* The brutality - This match is absolutely not for the feint of heart and automatically dispels all talk about pro-wrestling being "fake." I don't think anyone in his or her right mind would agree to participate in a match where the ring ropes are replaced with barbed wire and wrestle in that. Sabu and Abyss are the only ones crazy enough to do such a thing. It's not about championships. It's just about sheer bloodshed and who is the most hardcore of them all.

* It had a backstory - While many hardcore matches are thrown out there for the sake of blood and gore, this one had an actual story behind it. The feud began around TNA's Unbreakable where Sabu and Abyss began a series of matches in an attempt to outdo each other using various weapons including thumbtacks. Finally, Sabu found that despite how destructive Abyss was, he had a weakness - barbed wire. They engaged in brawls in the following tapings with Sabu interrupting his matches by wrapping barbed wire around his arm and a steel chair. When Abyss finally used a steel chair on Sabu during one taping, Abyss finally found the courage to overcome his fear.

* It used story-telling and ring psychology - This match dispels the myth that hardcore wrestling takes no skill. There is a build up to the final act and a progression. When you see both men battered and bloodied, you can't help but wonder "what's going through their minds? How far are they willing to go to win? How much pain can they tolerate? What will they gain after the match?" This is what creates drama and drama is what draws.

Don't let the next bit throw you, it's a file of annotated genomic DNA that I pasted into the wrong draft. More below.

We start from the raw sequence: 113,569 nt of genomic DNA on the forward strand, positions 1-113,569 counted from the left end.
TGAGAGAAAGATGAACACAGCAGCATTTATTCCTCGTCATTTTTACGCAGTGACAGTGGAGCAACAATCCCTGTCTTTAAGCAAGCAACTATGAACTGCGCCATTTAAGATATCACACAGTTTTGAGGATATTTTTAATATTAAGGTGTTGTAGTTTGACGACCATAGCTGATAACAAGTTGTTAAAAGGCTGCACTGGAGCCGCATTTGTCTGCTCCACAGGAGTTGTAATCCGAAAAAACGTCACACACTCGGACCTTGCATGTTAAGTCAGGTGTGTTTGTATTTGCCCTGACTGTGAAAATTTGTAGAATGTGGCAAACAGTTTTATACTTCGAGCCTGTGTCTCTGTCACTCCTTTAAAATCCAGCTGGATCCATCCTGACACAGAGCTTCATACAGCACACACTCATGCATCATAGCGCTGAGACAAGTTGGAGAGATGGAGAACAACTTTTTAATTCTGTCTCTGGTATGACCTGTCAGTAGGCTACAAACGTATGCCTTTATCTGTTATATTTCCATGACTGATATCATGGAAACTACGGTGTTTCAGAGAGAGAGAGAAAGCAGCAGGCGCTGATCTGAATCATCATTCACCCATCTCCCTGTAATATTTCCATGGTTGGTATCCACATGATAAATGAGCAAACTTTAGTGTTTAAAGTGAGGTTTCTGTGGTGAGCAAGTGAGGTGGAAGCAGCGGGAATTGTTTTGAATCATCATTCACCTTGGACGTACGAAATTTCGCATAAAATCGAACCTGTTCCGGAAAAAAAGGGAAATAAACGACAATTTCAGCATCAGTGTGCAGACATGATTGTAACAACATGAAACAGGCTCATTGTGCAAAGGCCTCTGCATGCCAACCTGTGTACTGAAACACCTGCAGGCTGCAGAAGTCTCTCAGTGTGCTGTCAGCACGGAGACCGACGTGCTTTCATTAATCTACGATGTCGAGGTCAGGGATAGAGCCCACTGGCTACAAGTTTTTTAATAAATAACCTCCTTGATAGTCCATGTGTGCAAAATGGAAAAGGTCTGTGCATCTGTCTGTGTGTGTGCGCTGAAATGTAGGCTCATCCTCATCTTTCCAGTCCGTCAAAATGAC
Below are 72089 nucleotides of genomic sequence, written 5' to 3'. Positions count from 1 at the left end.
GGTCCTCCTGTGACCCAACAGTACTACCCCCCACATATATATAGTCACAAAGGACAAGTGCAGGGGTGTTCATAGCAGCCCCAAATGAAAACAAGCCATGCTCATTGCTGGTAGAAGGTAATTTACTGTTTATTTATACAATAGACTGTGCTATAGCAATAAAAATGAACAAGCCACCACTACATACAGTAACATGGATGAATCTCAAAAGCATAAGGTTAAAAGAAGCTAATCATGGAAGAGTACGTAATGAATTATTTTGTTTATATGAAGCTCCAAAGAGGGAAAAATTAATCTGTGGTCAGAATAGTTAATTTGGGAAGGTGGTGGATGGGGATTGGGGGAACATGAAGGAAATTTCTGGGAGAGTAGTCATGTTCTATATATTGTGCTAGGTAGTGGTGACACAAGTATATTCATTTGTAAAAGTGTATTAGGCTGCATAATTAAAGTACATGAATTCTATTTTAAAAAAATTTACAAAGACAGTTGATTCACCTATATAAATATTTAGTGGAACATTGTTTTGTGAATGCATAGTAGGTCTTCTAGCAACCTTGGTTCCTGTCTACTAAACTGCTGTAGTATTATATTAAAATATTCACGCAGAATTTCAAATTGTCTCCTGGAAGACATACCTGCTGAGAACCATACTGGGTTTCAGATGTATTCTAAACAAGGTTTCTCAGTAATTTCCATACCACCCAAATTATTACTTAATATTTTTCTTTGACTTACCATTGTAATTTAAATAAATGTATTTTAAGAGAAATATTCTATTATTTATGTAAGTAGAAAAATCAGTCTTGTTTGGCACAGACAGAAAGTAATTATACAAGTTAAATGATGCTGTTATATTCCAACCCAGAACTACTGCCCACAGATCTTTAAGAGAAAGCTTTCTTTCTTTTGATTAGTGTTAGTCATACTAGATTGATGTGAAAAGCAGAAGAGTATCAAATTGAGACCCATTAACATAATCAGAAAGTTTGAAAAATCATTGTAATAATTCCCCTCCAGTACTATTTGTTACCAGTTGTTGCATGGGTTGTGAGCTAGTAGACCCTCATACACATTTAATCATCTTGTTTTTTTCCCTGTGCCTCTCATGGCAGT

* It bridged a gap between old and new school hardcore wrestlers - Sabu will always be a hardcore legend for his contributions to hardcore wrestling so when they held this match, it gave Abyss the chance to make his name known among younger fans. Not to mention it was a blend between two highly athletic wrestlers of two different and compatible styles.

Words cannot describe how brutal this match was. This was TNA's first ever Barbed Wire match and what a way to begin!

Tuesday, August 16, 2016

Lucha Underground season 1 episode 1 review



Filmmaker Robert Rodriguez and producer Mark Burnett of One Three Media announced the birth of an hour long TV show now known as Lucha Underground with affiliations to the promotion AAA. Lucha Underground made it's official debut on October 29 2014. The show's premise is as follows:


"Lucha Underground introduces U.S. audiences to the high-flying, explosive moves of lucha libre. An ancient combat tradition, watch as good and evil wage war in a gritty battleground called The Temple."